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Sovereign Immunity Bars Claims for Emotional Damages from IRS Misconduct

(Parker Tax Publishing November 2016)

A district court rejected a bankruptcy court's award of $4,000 to a couple going through bankruptcy who proved that the IRS had taken actions that were in violation of the automatic bankruptcy stay. In reversing the bankruptcy court, the district court held that the couple's claims were barred by sovereign immunity. Hunsaker v. U.S., 2016 PTC 421 (D. Or. 2016).

Jonathan Hunsaker is a retired Oregon State Police trooper. His wife, Cheryl, works in the business office of a local hospital. The couple filed a bankruptcy petition under Chapter 13 of the Bankruptcy Code on November 5, 2012. The case was difficult from the outset because property acquired by the couple as their homestead was discovered to be subject to disputed claims by secured creditors and the local government.

A plan of reorganization was finally confirmed on September 3, 2014, and an automatic stay under Bankruptcy Code Section 362(a) became effective when the bankruptcy petition was filed. Under the automatic stay provisions, a bankruptcy petition for relief operates as a stay, applicable to all entities, of "the commencement or continuation, including the issuance or employment of process, of a judicial, administrative or other action or proceeding against the debtor that was or could have been commenced before the commencement of the case." Under Bankruptcy Code Section 362(k), an individual injured by a willful violation of the stay can recover actual damages, including costs and attorneys' fees, as well as punitive damages in appropriate circumstances. Actual damages under Bankruptcy Code Section 362(k) includes damages for emotional distress.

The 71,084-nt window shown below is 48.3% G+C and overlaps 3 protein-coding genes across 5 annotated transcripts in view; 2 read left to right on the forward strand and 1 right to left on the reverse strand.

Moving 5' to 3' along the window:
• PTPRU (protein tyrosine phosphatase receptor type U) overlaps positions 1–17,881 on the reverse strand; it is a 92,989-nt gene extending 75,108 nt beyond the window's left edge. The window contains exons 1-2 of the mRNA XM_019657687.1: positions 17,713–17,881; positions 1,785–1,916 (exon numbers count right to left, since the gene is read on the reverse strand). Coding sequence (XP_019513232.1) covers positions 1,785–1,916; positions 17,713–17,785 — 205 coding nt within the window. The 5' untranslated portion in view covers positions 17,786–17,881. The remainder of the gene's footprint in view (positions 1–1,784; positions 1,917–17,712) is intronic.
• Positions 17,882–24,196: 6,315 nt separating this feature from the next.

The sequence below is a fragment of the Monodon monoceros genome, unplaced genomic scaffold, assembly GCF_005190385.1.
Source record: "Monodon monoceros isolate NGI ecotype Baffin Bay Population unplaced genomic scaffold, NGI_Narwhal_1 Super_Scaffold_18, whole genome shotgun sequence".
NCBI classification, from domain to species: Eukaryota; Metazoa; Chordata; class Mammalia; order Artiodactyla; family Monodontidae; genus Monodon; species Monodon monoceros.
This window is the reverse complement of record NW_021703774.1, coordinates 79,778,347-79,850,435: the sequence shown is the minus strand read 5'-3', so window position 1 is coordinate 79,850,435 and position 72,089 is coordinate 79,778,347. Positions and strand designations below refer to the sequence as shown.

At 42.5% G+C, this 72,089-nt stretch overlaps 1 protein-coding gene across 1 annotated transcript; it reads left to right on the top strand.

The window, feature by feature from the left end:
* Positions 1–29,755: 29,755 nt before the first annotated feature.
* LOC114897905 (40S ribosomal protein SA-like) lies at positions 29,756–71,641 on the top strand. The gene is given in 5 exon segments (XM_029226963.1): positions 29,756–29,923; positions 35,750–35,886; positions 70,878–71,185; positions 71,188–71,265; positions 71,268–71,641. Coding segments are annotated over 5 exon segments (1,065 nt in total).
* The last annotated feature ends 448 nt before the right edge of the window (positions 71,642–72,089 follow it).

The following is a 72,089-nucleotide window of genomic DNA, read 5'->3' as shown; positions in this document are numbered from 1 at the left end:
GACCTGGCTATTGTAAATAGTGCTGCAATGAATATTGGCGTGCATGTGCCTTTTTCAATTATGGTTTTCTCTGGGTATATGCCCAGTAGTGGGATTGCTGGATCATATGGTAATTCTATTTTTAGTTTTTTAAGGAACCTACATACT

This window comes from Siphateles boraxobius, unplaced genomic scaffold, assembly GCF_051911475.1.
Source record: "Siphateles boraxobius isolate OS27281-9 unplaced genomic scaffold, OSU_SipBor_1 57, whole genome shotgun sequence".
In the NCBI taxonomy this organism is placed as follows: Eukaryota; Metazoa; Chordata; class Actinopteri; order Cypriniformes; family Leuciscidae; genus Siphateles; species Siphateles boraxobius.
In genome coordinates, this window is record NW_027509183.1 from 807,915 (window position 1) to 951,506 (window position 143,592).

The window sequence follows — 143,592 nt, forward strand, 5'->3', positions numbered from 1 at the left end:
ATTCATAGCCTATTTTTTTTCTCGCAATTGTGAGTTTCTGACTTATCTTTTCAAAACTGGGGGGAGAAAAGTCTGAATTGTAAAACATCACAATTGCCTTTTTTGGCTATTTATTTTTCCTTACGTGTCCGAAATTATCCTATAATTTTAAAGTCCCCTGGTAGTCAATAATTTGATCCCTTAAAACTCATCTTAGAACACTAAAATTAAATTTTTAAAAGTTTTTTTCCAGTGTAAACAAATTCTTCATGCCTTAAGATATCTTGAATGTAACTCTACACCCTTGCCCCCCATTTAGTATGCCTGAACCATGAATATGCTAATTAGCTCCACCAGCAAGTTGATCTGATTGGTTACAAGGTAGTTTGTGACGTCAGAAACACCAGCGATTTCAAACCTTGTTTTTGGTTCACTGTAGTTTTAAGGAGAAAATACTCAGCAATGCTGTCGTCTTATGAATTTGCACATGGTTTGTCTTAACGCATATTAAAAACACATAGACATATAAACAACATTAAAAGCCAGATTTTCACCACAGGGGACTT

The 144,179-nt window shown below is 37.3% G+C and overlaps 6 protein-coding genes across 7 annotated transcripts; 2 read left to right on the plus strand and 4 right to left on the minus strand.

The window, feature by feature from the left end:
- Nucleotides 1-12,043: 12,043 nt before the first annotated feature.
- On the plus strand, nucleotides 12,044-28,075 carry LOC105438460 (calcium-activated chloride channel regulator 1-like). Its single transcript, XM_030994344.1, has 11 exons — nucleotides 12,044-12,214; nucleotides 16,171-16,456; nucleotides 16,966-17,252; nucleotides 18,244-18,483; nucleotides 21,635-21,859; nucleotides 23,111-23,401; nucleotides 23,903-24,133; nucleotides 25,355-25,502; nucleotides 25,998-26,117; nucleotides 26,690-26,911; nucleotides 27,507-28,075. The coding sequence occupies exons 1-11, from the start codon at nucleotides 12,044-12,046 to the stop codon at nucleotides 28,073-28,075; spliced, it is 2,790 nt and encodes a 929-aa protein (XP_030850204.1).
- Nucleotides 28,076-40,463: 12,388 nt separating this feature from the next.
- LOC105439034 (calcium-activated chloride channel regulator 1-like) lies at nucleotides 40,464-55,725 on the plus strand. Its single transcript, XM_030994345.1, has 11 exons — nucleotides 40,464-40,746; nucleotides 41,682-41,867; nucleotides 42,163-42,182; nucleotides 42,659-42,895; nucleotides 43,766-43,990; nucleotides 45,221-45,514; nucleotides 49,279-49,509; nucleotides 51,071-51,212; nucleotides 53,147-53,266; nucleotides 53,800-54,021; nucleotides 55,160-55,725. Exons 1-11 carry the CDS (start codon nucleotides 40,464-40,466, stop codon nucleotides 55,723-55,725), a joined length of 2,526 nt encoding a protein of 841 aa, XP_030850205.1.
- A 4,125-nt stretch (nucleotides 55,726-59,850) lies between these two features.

Since their bankruptcy case began, the Hunsakers made all required plan payments. The IRS was scheduled as a creditor at the time the case began and received notice of the bankruptcy filing. A certificate of notice was filed on November 8, 2012, and the IRS filed a proof of claim, in the amount of $9,301, five days later.

During the course of the case, while the automatic stay was in effect, the IRS delivered directly to the Hunsakers four notices, each of which demanded payment and advised of imminent enforcement action if payment was not made promptly. In the notices, the IRS announced its intent to levy on the Hunsakers' social security benefits, state tax refund, and other property.

Each time the Hunsakers brought the notice to the attention of their attorney, their attorney assured them that the collection efforts were unlawful, and twice wrote to the IRS advising that the Hunsakers were in bankruptcy, and asking that the IRS to cease all collection activity. Although their attorney assured them that the automatic stay prevented the actions threatened by the notices, the effect of the attorney's assurances began to wear thin as the notices continued to come.

Both of the Hunsakers were adversely affected by the notices and they filed suit in bankruptcy court seeking compensation for the emotional distress they endured as a result of the IRS's violations of the automatic stay. Mrs. Hunsaker testified to the onset of migraine headaches within hours of receipt of each of the notices. Each spouse noted signs of tension and anxiety in the other, which in turn added to his or her own stress. The couple told the court that they were especially concerned with the threat to levy on Mr. Hunsaker's social security income, because loss of a substantial portion of their income would render their plan of reorganization unfeasible.